Gambling and The law

Sat, Jun 19, 2010

Betting News

What with one thing and another I find myself considering the role of the law in the world of betting and gambling. I think we might be at something of a crossroads. Historically bookmakers have made their own rules and run their own businesses and punters have largely liked or lumped it. I predict we are going to see increasing legal challenge to some practices and I also predicit that the law is about to get more involved in what the industry does. Might be wrong but here’s a few thoughts. Small video treat at the bottom for anyone making it that far!

News that Harry Findlay is to appeal his six month disqualification from racing comes as no surprise. It is taken for granted that he will appoint some form of legal advisor or representative for this process. In fact, it’s increasingly taken for granted that legal representation is required when dealing with serious charges under the rules of racing.

That the BHA urged Findlay to seek legal representation prior to his initial hearing is a credit to the authority and evidence of how, despite constant accusations of not moving with the times, it is in fact way ahead of the betting industry in at least some respects.

Betting and the law have made each others acquaintance only rarely over the years. If history has taught us anything it’s that courts have little experience of dealing with gambling related matters. For a very long time the role of the law was limited with gambling debts deemed not recoverable in law. All of that changed in 2007 with the arrival of the Gambling Commission and a whole new legal landscape. The industry may not yet have caught up though.

I’m still fascinated by the questions I’ve raised here on the blog regarding the interplay between Findlay, Betfair and the BHA that has brought us to this particular pass. It’s unlikely that the appeal process alone will shed too much more light on what has happened, although you never know. It’s likely though that we may have to wait a while for this story to play out further.

We’ll have to see how Harry Findlay fares in his appeal. Those who have read most of the press coverage will be hopeful of a reduction in his penalty. Those who have taken the trouble to actually read the rules, the penalty guidelines and the panel’s findings may be less inclined to expect any alteration to the original findings but time will tell.

Harry Findlay has also spoken of some form of legal action in relation to all of this and the chance of legal action must increase dramatically if his appeal fails. What interests me about that prospect is that if history tells us one things it’s that courts have very little experience of dealing with gambling related matters. What a court may make of such issues as are touched on in a case involving individuals betting on horses losing may be of great siginificance.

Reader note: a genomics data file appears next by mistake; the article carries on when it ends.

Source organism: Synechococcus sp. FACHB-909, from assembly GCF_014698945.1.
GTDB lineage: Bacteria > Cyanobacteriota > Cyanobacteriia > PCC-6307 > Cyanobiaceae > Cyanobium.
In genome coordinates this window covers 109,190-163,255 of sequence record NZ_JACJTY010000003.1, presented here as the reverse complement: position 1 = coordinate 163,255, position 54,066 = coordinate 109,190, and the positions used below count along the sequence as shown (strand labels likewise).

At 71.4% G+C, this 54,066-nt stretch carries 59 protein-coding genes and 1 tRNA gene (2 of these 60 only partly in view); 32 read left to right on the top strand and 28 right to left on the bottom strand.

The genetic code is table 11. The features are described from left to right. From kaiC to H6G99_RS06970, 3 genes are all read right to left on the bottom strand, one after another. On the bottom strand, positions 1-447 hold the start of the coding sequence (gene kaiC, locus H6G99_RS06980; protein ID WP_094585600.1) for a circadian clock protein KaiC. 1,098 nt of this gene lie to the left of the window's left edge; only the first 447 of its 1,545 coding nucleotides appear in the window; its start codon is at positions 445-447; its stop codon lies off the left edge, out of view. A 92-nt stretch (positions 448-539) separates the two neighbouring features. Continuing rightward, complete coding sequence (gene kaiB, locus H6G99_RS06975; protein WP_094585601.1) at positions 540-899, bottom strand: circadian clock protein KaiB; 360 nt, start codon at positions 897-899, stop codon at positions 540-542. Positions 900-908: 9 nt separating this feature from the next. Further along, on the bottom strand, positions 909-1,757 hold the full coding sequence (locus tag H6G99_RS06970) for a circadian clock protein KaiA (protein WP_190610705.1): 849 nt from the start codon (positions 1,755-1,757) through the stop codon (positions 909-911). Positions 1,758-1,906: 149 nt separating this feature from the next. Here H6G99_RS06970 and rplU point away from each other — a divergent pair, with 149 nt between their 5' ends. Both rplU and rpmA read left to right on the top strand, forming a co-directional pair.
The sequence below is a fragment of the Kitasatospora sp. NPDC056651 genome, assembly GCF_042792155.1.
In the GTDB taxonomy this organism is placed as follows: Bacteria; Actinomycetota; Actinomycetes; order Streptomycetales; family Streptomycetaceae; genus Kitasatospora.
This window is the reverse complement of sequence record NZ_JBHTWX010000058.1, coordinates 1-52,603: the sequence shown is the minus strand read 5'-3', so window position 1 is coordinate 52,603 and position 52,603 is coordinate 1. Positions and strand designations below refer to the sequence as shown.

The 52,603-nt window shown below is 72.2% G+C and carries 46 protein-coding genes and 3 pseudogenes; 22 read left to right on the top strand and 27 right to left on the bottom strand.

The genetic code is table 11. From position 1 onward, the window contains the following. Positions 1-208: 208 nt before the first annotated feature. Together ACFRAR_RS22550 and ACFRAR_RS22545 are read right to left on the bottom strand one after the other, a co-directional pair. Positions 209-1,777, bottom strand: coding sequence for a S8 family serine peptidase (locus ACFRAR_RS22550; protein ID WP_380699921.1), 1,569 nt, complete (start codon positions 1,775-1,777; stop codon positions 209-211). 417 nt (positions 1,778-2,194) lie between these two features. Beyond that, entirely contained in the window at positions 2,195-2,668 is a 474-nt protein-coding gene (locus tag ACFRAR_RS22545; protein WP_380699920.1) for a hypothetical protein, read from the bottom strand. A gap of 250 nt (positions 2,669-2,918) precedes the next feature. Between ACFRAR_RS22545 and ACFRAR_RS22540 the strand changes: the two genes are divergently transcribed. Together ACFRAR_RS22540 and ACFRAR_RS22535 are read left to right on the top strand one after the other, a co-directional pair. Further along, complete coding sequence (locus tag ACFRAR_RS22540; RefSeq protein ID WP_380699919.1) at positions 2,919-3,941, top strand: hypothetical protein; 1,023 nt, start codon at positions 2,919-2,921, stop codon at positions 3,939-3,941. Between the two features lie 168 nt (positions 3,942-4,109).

It’s not just the Findlay case though that might pose interesting questions for our learned friends to consider. There are a number of quietly ticking legal timebombs secreted all over the betting industry. There can be no other industry of comparable size and economic significance that has been so little explored by case law and precedent.

As we hurtle down the cyber highway of technological advancement we still have an industry that takes bets scribbled on slips of paper. An industry that has no clear consensus of when a contract is actually completed between punter and bookie. An industry that holds the crucifix of palpable error against the dark forces ranged against it despite the fact that at least one judge so far has denied a significant difference between 5/4 and 5/1. An industry that can take a bet after an event has started but which might decide to void that bet and only inform the punter when he comes to collect his ‘winnings’.

It’s an industry where deceit is sometimes lauded and subterfuge is standard. It’s an industry where the countless casualties of addiction and desperation that these businesses eviscerate and scatter like so much chaff are never mentioned, nor named, nor mourned.

One of the reasons that the stardust of Betfair’s audit trail has worked its magic so powerfully on the minds of many industry journalists is that it seems to offer such a contrast to the old ways. The shiny new city style technology seems to promise an alternative to the ledger of quill written rules and regulations and the Dickensian characters that populated the darker recesses of this colourful, louche, sometimes dangerous business.

How far have we really moved on though? What if the digital age is no different to the age of chalk boards and tic tac? The legal landscape has changed. Bets are now legally binding contracts. We have a Gambling Commission and our plc s prepare whole papers on corporate responsibility. To the law though we are still virgin territory. The law has still not mapped our deltas and our tributaries. It might be that they will find no foes here. It might of course be that once the process of exploration really begins (as it must) we will see something of a journey into the heart of darkness.